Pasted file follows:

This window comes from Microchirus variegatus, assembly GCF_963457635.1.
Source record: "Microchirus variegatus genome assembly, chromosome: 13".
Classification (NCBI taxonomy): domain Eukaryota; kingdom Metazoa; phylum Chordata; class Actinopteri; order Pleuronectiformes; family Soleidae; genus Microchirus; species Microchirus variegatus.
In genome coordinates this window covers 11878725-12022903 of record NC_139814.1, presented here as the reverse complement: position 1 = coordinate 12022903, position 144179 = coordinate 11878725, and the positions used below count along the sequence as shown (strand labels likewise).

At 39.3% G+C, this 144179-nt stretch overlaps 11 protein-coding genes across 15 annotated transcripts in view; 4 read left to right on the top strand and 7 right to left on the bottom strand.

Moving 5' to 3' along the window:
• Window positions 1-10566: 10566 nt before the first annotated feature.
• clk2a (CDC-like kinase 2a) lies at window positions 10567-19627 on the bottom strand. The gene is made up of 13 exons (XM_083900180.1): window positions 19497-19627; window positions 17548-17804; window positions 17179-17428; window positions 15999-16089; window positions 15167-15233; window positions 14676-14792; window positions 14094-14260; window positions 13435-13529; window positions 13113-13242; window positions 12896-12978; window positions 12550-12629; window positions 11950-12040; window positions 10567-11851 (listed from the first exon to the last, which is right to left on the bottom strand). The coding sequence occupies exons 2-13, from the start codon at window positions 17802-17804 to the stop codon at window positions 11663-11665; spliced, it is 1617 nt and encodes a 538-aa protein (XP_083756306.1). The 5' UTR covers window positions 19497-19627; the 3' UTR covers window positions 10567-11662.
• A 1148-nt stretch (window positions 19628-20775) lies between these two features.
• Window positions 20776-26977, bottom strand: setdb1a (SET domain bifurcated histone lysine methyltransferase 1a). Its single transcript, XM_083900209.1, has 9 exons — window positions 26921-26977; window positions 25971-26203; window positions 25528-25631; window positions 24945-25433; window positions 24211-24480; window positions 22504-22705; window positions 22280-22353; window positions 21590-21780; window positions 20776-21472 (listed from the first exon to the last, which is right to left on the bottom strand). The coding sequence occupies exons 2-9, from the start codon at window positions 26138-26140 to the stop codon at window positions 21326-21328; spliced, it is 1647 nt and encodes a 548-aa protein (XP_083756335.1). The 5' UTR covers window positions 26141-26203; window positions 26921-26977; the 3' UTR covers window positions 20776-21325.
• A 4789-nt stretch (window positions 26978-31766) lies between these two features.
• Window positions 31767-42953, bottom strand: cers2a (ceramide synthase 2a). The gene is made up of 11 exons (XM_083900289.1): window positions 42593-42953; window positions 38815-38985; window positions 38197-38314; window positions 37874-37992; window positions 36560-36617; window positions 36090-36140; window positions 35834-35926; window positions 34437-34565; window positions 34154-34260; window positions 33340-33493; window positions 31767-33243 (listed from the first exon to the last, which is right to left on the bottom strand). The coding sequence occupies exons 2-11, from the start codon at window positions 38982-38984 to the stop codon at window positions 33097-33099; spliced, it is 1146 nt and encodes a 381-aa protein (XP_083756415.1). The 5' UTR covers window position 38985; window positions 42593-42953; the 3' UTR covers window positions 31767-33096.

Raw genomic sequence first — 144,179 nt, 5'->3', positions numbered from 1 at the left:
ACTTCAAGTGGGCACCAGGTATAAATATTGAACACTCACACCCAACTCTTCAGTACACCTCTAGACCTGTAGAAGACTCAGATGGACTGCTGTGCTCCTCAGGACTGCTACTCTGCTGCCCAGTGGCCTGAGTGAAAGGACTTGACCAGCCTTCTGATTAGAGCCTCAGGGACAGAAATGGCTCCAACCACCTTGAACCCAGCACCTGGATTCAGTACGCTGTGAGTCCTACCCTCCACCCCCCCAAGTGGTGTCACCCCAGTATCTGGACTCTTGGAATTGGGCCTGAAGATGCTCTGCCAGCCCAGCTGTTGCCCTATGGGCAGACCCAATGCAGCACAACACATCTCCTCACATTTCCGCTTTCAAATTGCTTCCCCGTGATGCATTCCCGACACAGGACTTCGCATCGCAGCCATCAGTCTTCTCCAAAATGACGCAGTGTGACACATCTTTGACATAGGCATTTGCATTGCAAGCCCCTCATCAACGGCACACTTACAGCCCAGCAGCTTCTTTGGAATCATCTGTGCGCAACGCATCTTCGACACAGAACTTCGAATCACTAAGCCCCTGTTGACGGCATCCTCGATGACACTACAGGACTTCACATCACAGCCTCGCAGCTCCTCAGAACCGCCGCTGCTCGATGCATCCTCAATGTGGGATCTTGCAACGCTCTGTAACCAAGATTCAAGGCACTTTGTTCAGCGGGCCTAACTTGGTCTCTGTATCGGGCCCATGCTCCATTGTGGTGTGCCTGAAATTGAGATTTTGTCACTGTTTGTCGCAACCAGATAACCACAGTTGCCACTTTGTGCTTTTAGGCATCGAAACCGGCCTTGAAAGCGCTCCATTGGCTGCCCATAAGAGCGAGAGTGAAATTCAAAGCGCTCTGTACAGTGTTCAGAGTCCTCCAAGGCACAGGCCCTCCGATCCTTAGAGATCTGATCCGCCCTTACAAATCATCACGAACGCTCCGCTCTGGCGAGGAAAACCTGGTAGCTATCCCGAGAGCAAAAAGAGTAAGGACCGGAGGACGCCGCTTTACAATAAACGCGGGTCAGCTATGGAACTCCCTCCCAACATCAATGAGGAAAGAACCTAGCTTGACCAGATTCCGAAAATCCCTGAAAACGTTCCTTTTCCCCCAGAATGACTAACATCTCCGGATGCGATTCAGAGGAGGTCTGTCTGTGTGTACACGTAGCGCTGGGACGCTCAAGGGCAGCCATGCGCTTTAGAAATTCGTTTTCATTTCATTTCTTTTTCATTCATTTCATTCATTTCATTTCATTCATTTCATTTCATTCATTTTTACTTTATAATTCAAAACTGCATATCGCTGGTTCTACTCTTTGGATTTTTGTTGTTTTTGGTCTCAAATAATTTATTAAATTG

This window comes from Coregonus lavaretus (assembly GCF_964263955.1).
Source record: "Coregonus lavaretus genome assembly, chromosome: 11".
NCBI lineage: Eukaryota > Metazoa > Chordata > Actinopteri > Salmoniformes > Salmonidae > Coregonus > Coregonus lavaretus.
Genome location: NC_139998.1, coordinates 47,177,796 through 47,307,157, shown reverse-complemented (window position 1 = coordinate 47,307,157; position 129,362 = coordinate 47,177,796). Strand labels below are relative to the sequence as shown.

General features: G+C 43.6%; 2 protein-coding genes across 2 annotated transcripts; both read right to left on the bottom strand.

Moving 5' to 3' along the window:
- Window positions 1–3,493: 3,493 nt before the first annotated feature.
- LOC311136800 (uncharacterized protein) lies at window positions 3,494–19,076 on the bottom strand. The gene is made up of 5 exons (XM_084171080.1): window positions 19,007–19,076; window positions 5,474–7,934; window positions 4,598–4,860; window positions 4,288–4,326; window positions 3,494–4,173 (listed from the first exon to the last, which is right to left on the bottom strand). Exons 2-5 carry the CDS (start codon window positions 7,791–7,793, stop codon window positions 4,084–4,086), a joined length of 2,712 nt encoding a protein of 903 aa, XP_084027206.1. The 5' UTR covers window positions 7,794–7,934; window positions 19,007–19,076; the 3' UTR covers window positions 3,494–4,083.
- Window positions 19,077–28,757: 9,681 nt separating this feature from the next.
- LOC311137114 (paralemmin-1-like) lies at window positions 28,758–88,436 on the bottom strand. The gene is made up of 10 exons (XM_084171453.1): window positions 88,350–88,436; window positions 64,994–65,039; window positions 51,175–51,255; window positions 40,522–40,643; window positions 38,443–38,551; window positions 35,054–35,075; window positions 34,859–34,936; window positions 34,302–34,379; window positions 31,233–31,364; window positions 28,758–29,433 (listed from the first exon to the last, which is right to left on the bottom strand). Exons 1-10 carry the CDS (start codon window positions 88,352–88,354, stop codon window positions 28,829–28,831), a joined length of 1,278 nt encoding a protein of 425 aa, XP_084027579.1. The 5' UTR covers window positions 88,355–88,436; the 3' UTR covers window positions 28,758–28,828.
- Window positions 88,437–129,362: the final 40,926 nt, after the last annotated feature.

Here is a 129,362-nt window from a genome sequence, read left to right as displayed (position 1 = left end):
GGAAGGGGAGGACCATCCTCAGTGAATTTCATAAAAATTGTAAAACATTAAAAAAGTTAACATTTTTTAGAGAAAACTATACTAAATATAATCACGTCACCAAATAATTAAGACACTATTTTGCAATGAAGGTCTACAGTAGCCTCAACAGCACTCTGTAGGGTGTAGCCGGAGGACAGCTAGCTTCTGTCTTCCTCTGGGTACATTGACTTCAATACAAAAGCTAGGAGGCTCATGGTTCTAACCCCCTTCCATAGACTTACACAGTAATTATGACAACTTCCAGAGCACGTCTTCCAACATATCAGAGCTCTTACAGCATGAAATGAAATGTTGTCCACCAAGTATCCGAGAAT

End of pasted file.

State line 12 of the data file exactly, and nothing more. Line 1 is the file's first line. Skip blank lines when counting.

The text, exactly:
• Window positions 31767-42953, bottom strand: cers2a (ceramide synthase 2a). The gene is made up of 11 exons (XM_083900289.1): window positions 42593-42953; window positions 38815-38985; window positions 38197-38314; window positions 37874-37992; window positions 36560-36617; window positions 36090-36140; window positions 35834-35926; window positions 34437-34565; window positions 34154-34260; window positions 33340-33493; window positions 31767-33243 (listed from the first exon to the last, which is right to left on the bottom strand). The coding sequence occupies exons 2-11, from the start codon at window positions 38982-38984 to the stop codon at window positions 33097-33099; spliced, it is 1146 nt and encodes a 381-aa protein (XP_083756415.1). The 5' UTR covers window position 38985; window positions 42593-42953; the 3' UTR covers window positions 31767-33096.